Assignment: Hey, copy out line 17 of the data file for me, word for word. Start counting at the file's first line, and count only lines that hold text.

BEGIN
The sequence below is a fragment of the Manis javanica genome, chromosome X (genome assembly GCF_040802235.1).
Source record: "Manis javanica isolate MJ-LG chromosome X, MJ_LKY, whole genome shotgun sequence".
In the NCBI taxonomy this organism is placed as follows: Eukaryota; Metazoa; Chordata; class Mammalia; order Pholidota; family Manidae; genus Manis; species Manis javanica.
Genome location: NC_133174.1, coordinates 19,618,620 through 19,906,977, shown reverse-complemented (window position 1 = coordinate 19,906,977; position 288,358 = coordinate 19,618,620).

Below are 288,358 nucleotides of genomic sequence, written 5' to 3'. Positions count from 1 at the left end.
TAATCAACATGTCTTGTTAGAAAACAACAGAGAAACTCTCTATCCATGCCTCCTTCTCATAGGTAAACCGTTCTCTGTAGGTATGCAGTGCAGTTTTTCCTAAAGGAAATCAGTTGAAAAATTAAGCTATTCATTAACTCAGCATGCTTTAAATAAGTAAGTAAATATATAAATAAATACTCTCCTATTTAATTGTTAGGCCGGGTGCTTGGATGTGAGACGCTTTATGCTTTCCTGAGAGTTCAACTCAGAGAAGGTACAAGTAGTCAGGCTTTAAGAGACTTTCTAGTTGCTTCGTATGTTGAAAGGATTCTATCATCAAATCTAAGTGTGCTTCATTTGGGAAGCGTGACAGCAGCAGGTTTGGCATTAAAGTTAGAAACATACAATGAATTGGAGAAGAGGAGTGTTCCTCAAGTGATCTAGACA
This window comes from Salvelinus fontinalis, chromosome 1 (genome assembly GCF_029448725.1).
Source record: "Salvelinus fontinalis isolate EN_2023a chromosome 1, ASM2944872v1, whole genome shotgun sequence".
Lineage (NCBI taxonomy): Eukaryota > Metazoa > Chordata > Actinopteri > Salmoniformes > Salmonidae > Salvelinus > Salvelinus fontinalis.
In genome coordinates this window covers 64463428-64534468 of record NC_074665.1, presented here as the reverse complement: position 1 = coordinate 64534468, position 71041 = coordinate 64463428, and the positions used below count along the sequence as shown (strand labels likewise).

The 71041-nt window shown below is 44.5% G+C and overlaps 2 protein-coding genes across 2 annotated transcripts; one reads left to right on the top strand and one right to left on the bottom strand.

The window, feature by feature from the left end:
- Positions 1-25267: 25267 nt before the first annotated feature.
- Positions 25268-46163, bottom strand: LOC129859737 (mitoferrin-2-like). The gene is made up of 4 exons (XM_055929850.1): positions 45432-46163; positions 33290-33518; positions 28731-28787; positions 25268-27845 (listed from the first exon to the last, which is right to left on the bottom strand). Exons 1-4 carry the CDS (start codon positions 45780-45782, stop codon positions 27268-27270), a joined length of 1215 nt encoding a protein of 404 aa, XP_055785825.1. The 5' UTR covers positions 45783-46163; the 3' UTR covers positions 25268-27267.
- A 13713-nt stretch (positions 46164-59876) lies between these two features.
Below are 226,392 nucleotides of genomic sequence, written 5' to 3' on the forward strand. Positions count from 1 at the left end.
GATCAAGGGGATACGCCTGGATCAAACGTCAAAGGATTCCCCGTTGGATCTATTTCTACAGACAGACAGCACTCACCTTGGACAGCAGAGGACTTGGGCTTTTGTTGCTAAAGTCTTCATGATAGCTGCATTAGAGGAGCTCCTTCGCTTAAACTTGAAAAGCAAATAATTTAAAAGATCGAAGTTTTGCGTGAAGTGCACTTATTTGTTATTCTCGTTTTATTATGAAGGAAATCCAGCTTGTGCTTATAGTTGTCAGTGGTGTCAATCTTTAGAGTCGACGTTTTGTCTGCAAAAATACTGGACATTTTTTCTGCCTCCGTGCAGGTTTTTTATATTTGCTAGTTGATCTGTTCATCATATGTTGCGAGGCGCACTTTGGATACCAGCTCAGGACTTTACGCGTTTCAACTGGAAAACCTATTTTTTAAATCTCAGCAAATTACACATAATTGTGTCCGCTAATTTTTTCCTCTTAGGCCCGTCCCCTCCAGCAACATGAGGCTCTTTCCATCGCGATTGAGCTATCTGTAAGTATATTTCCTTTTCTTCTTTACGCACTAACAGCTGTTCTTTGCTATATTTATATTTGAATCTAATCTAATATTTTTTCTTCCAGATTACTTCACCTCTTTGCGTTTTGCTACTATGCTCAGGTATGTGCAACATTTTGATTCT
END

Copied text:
GATCAAGGGGATACGCCTGGATCAAACGTCAAAGGATTCCCCGTTGGATCTATTTCTACAGACAGACAGCACTCACCTTGGACAGCAGAGGACTTGGGCTTTTGTTGCTAAAGTCTTCATGATAGCTGCATTAGAGGAGCTCCTTCGCTTAAACTTGAAAAGCAAATAATTTAAAAGATCGAAGTTTTGCGTGAAGTGCACTTATTTGTTATTCTCGTTTTATTATGAAGGAAATCCAGCTTGTGCTTATAGTTGTCAGTGGTGTCAATCTTTAGAGTCGACGTTTTGTCTGCAAAAATACTGGACATTTTTTCTGCCTCCGTGCAGGTTTTTTATATTTGCTAGTTGATCTGTTCATCATATGTTGCGAGGCGCACTTTGGATACCAGCTCAGGACTTTACGCGTTTCAACTGGAAAACCTATTTTTTAAATCTCAGCAAATTACACATAATTGTGTCCGCTAATTTTTTCCTCTTAGGCCCGTCCCCTCCAGCAACATGAGGCTCTTTCCATCGCGATTGAGCTATCTGTAAGTATATTTCCTTTTCTTCTTTACGCACTAACAGCTGTTCTTTGCTATATTTATATTTGAATCTAATCTAATATTTTTTCTTCCAGATTACTTCACCTCTTTGCGTTTTGCTACTATGCTCAGGTATGTGCAACATTTTGATTCT